Published March 22, 2021

What questions do you ask at a job interview?


Picture this, you’re coming to the end of an interview for a role you really want and are deserving of. Everything has gone great so far. The interviewer has responded well to your experience and expertise and you’ve built up a positive rapport. Then they ask, “do you have any questions for us?”, what do you respond? The worst thing you can do is not have any questions at this point. So many candidates make the mistake of not asking any further questions at the end of an interview and while it may not seem like the biggest thing to worry about asking a considered and meaningful question could be the difference between you and another candidate being offered the role. 

So, why is asking questions so important? There are many reasons and the benefits can be determined by the kind of question you ask. Here are some examples of questions you can ask in an interview and why they are important for both you and your prospective employer.




  • Tell me about your company culture?
  • What is your favourite aspect of working for the company?
  • How many members of the team/ company do you currently have?
  • What professional development opportunities/ training is offered?
  • Where do you see the company in the next five years?  
  • What are the company’s biggest strengths and challenges?
  • Who do you consider your competitors?


These all give the impression that you’re invested in the company and would plan to build a career there. Your prospective employer wants to know whether you’re in this for the long run, they don’t want someone to come in then leave after a few months. Asking questions about the company also gives you an insight into what it’s like to work for them and whether you can see yourself being a part of the team. 




  • Who would I be reporting to?
  • What would a typical day/week look like in this role?
  • Would there be opportunities to collaborate with other teams?
  • What characteristics and experience would the ideal candidate for this role posses? 
  • Who is the team made up of?
  • What is the most challenging aspect of this role?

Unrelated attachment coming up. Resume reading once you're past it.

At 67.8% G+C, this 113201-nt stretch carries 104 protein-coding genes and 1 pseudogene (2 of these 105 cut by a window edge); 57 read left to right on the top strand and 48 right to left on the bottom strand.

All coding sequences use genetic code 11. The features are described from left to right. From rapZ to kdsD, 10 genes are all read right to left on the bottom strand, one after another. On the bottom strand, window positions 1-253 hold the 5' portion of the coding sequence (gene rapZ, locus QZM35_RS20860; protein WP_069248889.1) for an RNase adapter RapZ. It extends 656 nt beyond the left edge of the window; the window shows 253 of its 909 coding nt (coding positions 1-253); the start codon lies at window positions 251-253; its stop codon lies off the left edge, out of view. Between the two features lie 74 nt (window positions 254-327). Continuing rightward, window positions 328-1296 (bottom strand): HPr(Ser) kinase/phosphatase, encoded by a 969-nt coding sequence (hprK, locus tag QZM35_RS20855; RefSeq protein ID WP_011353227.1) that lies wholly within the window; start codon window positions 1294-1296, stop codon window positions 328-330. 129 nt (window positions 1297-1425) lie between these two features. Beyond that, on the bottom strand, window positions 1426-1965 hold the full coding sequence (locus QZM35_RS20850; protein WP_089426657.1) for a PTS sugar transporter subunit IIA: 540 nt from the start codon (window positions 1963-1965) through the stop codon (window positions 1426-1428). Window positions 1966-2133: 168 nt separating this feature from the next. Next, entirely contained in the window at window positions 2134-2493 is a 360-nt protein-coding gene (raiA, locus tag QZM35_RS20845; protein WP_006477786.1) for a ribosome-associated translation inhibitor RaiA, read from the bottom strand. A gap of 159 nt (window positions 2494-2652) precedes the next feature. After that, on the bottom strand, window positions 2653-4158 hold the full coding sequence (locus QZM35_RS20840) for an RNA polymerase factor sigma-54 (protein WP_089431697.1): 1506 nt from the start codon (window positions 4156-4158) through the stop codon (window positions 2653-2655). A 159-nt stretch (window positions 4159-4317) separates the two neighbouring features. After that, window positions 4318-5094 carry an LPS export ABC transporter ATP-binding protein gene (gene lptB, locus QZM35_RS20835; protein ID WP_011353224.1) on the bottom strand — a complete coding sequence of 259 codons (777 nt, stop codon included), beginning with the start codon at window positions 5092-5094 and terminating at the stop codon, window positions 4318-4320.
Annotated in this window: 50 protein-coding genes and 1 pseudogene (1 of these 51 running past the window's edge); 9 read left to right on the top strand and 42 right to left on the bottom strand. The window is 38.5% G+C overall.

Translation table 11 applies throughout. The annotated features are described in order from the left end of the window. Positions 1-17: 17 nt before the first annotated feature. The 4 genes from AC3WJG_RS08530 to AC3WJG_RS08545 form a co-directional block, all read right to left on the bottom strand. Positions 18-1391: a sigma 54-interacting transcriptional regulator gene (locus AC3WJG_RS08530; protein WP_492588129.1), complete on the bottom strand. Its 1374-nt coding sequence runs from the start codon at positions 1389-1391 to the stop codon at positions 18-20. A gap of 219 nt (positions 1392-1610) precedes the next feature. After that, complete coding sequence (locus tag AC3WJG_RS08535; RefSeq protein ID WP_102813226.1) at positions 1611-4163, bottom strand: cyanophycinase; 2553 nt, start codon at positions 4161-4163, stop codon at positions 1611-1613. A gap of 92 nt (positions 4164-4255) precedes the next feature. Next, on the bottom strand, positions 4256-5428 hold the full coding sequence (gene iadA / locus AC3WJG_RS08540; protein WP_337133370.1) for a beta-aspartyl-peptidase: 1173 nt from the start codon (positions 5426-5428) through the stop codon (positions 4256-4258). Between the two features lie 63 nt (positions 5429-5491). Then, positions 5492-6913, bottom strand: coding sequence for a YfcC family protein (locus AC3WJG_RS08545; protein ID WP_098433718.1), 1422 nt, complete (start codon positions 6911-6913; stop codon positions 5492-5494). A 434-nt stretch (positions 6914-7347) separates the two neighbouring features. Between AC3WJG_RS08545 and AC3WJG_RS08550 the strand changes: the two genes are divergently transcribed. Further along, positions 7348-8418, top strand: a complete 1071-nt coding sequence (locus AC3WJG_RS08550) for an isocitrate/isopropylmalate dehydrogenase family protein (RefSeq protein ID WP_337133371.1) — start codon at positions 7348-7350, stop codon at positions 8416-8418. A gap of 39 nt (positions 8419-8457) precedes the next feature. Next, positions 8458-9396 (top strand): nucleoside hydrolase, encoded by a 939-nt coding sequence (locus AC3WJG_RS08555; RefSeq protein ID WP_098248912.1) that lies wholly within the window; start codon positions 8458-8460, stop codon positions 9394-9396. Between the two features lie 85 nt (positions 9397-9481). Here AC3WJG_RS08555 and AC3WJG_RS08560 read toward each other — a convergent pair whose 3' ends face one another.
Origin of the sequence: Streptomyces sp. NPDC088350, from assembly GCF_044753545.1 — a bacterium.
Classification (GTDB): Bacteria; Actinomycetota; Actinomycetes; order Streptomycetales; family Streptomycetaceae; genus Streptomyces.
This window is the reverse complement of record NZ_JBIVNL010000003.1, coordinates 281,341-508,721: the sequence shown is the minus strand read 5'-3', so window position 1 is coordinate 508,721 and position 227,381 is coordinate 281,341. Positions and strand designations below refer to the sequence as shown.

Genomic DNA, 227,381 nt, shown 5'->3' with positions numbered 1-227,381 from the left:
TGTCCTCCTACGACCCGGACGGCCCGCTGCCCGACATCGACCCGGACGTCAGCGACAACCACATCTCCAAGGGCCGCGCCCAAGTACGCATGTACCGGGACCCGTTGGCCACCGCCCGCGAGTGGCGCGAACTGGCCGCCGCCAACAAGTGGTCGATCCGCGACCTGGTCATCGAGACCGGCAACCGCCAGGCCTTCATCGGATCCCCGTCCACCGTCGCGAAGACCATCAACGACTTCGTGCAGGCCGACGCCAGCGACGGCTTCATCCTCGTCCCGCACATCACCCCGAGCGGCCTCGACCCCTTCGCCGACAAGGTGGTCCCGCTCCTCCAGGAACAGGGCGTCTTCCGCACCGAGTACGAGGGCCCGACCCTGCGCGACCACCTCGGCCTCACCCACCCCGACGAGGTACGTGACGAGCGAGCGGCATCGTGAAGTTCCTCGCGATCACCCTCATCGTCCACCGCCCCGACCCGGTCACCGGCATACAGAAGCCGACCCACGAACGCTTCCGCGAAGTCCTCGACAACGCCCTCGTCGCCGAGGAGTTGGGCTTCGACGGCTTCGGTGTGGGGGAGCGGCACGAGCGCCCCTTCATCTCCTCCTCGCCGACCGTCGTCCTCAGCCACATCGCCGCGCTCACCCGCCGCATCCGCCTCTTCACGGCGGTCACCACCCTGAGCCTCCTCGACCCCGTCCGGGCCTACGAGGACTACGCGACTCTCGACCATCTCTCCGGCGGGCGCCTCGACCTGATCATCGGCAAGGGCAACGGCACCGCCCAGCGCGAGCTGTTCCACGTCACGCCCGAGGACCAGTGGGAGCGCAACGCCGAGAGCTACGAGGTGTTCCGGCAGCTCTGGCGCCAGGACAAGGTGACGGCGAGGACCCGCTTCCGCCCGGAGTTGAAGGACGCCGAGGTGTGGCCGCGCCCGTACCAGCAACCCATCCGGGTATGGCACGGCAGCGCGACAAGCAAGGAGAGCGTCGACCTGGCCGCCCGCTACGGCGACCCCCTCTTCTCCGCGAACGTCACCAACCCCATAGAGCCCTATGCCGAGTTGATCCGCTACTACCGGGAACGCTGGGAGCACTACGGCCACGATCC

• What is the most rewarding aspect of this role?
  • What are your expectations of this role within the first few months?


Asking questions specific to the role will give you an insight into what the day-to-day would look like which will allow you to make an informed decision should you be offered the role. It also gives you a chance to reiterate how your experience would be beneficial to the team and for the role itself.  


Candidate centric 


  • Do you have any reservations about my experience or qualifications in relation to this role?
  • Have I covered everything that you would like to know about me and my experience?
  • Is there any other information I can provide that would help you with your decision?


These questions allow you to clarify any questions they may have about your application. They will also show your prospective employer that you are confident in your abilities while also being open to feedback and development, something that is very important to management. 


Things to remember:

  • Keep your questions open. Asking questions that simply require a ‘yes’ or ‘no’ answer is not beneficial to you or the employer.
  • Keep your questions relevant to the role and the company. You don’t want to waste the employer’s time.
  • Don’t ask questions that involve benefits or salary until you are in touch with someone from HR. Keep the focus on what you can bring to the company and why you are passionate about the role.
  • If all of your questions were answered during the course of the interview and you can’t think of anything else talk about what excites you about the role and anything you were curious about that was answered already. It’s better to end on a positive note like that rather than saying you don’t have any questions. 

Miriam Collett

PR and Communications Manager

Inspired Business Media